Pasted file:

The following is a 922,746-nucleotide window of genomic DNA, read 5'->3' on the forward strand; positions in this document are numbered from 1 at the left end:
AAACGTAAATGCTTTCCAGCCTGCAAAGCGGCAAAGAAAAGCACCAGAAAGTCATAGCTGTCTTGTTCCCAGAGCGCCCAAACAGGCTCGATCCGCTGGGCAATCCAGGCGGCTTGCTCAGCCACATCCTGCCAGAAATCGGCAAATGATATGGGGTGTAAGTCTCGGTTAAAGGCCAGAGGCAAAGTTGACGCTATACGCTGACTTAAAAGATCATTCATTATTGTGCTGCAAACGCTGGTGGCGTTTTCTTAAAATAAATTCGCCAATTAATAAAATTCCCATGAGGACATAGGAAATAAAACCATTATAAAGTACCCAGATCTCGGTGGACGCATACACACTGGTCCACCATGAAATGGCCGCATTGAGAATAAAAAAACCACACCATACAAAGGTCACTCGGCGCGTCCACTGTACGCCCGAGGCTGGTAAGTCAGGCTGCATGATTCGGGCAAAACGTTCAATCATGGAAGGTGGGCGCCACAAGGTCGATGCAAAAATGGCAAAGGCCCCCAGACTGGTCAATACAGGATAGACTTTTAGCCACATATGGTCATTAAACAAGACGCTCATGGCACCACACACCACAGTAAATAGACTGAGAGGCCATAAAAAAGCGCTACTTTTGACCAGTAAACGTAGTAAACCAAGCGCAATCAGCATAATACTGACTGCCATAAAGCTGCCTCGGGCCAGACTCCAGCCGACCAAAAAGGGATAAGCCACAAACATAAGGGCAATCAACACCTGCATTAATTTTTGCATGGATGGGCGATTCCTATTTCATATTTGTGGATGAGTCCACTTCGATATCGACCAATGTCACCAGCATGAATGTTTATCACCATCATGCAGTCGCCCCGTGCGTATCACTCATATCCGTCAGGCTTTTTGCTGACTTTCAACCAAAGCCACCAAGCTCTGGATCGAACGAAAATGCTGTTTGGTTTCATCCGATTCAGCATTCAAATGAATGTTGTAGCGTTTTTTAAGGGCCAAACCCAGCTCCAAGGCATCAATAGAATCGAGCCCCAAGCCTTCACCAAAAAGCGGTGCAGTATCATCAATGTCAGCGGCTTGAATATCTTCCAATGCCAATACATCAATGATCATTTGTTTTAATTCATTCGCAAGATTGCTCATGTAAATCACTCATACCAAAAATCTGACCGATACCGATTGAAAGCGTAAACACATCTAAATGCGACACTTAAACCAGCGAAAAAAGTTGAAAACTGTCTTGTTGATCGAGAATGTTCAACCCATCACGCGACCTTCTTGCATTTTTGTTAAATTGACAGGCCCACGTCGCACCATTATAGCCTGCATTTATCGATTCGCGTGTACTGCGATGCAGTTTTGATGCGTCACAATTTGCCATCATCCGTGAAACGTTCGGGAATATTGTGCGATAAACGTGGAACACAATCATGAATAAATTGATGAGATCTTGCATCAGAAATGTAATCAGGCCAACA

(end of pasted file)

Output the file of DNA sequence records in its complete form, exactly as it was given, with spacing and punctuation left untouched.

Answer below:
The following is a 922,746-nucleotide window of genomic DNA, read 5'->3' on the forward strand; positions in this document are numbered from 1 at the left end:
AAACGTAAATGCTTTCCAGCCTGCAAAGCGGCAAAGAAAAGCACCAGAAAGTCATAGCTGTCTTGTTCCCAGAGCGCCCAAACAGGCTCGATCCGCTGGGCAATCCAGGCGGCTTGCTCAGCCACATCCTGCCAGAAATCGGCAAATGATATGGGGTGTAAGTCTCGGTTAAAGGCCAGAGGCAAAGTTGACGCTATACGCTGACTTAAAAGATCATTCATTATTGTGCTGCAAACGCTGGTGGCGTTTTCTTAAAATAAATTCGCCAATTAATAAAATTCCCATGAGGACATAGGAAATAAAACCATTATAAAGTACCCAGATCTCGGTGGACGCATACACACTGGTCCACCATGAAATGGCCGCATTGAGAATAAAAAAACCACACCATACAAAGGTCACTCGGCGCGTCCACTGTACGCCCGAGGCTGGTAAGTCAGGCTGCATGATTCGGGCAAAACGTTCAATCATGGAAGGTGGGCGCCACAAGGTCGATGCAAAAATGGCAAAGGCCCCCAGACTGGTCAATACAGGATAGACTTTTAGCCACATATGGTCATTAAACAAGACGCTCATGGCACCACACACCACAGTAAATAGACTGAGAGGCCATAAAAAAGCGCTACTTTTGACCAGTAAACGTAGTAAACCAAGCGCAATCAGCATAATACTGACTGCCATAAAGCTGCCTCGGGCCAGACTCCAGCCGACCAAAAAGGGATAAGCCACAAACATAAGGGCAATCAACACCTGCATTAATTTTTGCATGGATGGGCGATTCCTATTTCATATTTGTGGATGAGTCCACTTCGATATCGACCAATGTCACCAGCATGAATGTTTATCACCATCATGCAGTCGCCCCGTGCGTATCACTCATATCCGTCAGGCTTTTTGCTGACTTTCAACCAAAGCCACCAAGCTCTGGATCGAACGAAAATGCTGTTTGGTTTCATCCGATTCAGCATTCAAATGAATGTTGTAGCGTTTTTTAAGGGCCAAACCCAGCTCCAAGGCATCAATAGAATCGAGCCCCAAGCCTTCACCAAAAAGCGGTGCAGTATCATCAATGTCAGCGGCTTGAATATCTTCCAATGCCAATACATCAATGATCATTTGTTTTAATTCATTCGCAAGATTGCTCATGTAAATCACTCATACCAAAAATCTGACCGATACCGATTGAAAGCGTAAACACATCTAAATGCGACACTTAAACCAGCGAAAAAAGTTGAAAACTGTCTTGTTGATCGAGAATGTTCAACCCATCACGCGACCTTCTTGCATTTTTGTTAAATTGACAGGCCCACGTCGCACCATTATAGCCTGCATTTATCGATTCGCGTGTACTGCGATGCAGTTTTGATGCGTCACAATTTGCCATCATCCGTGAAACGTTCGGGAATATTGTGCGATAAACGTGGAACACAATCATGAATAAATTGATGAGATCTTGCATCAGAAATGTAATCAGGCCAACA